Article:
“It was a large knife,” he said.
Lewis said Paquette, who is a part time officer with WPD and works full time as an officer with the Richmond County Board of Education, is on administrative leave from WPD.
“My prayers and condolences are with the family for the loss of their loved one,” Lewis said.
Jefferson County Coroner Edward James said Conner was shot twice, once in the chest and once in the abdomen, and died in the early evening Friday at Jefferson Hospital.
The Thomson office of the Georgia Bureau of Investigation is conducting an investigation into the shooting.
Special Agent in Charge Gary Nicholson said his office had been requested by the chief to investigate the incident.
“We have to be requested by whoever’s jurisdiction it is,” Nicholson said, adding it is not mandated for a city chief or sheriff to request the assistance of the GBI in officer-involved shootings.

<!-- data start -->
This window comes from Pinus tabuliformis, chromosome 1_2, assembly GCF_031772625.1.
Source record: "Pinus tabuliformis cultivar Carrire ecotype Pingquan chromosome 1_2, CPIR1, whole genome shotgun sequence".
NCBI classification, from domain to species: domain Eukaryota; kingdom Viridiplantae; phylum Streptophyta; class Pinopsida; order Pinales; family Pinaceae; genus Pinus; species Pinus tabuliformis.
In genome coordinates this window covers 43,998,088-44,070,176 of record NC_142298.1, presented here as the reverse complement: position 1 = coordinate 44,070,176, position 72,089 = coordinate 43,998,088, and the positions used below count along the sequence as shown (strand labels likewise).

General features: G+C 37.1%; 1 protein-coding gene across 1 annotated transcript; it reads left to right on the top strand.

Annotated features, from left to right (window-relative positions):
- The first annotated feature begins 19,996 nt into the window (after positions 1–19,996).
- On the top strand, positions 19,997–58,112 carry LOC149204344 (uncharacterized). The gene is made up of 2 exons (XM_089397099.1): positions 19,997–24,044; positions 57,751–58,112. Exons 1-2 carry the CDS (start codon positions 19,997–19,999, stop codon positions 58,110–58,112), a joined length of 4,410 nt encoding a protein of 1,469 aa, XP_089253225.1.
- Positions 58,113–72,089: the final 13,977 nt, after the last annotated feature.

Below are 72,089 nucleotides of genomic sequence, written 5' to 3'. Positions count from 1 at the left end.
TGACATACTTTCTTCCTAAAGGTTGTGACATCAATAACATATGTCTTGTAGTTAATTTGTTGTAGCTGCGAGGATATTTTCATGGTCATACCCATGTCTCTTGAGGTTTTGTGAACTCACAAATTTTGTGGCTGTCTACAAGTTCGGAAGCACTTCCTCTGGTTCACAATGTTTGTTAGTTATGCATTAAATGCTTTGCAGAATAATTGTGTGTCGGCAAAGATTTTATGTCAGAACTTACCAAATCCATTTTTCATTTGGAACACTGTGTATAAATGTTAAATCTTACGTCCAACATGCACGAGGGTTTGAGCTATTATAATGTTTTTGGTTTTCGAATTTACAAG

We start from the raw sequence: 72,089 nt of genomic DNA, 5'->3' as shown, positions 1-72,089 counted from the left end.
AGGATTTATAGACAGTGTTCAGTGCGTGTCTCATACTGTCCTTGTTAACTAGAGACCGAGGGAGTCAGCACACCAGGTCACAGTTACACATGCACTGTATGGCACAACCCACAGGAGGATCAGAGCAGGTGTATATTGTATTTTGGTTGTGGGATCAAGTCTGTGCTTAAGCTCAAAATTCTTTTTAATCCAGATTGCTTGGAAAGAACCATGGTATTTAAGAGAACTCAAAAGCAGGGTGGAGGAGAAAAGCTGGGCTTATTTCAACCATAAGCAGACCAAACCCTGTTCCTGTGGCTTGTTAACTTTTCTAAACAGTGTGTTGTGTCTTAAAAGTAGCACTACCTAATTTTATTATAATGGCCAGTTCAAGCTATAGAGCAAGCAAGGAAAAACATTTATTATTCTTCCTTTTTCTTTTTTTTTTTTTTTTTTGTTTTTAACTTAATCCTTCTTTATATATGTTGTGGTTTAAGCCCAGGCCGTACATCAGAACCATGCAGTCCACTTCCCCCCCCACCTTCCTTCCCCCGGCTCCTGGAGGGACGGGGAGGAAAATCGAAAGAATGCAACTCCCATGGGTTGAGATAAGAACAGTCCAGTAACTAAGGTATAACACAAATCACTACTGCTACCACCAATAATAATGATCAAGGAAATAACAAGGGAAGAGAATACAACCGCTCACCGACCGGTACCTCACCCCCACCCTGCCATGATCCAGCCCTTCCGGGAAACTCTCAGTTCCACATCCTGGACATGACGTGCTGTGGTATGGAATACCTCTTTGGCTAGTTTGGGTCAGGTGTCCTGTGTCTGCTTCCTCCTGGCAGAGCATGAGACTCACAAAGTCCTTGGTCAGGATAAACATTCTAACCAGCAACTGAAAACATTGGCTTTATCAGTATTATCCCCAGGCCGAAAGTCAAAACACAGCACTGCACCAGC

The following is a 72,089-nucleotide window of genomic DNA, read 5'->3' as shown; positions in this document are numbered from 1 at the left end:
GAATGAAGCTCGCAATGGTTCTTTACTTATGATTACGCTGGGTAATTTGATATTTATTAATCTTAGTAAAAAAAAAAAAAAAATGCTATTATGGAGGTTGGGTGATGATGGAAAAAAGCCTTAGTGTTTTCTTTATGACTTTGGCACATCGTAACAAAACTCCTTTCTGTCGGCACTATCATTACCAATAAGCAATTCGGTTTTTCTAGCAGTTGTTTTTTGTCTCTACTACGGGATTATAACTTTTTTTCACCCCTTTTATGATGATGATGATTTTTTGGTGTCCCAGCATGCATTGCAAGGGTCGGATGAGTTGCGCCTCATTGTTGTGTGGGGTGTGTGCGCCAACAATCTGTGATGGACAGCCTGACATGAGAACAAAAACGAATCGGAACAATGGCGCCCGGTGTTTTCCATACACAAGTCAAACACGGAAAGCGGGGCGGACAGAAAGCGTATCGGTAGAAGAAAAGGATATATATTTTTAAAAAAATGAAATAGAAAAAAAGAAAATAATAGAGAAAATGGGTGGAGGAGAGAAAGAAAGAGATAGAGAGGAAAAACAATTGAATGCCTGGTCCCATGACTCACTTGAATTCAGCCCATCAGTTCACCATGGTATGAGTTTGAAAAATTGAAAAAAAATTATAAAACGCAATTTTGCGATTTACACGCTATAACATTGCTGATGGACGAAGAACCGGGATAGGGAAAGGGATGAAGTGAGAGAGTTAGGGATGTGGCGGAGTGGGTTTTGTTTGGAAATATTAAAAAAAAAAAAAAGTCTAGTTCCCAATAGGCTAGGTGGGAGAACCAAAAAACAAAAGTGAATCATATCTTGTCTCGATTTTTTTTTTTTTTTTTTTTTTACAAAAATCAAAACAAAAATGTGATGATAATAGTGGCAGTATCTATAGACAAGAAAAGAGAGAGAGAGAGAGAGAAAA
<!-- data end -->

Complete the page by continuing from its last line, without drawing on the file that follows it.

“As long as there are leads to follow, we’ll pursue it,” he said. “We view these as a pretty high priority case.
“It is basically our policy not to talk about the details,” he said.
Once a case has been adjudicated and closed, the information is public record, Nicholson said.
Another officer-involved shooting in Wadley occurred in September of 2006. The officer in that case was found to have been justified in using deadly force.
Nicholson said he has been at the GBI post in Thomson since 2004 and those are the only two cases he knows of in the area.
When the GBI has finished its investigation, a report is sent to the district attorney who then decides whether to present a case to the grand jury.
Lee Shellman, president of the Jefferson County branch of the NAACP, and Donald Hatcher, the chairman of the branch’s education committee, are looking into the incident on behalf of the family.
Shellman said he would also like to see an overall investigation into the WPD itself.
Hatcher pointed out that a common misconception about the NAACP is that it focuses only on race relations.
“We are interested in civil rights and human rights,” he said. “Any person’s rights can be violated.”
Both Paquette and Conner are white.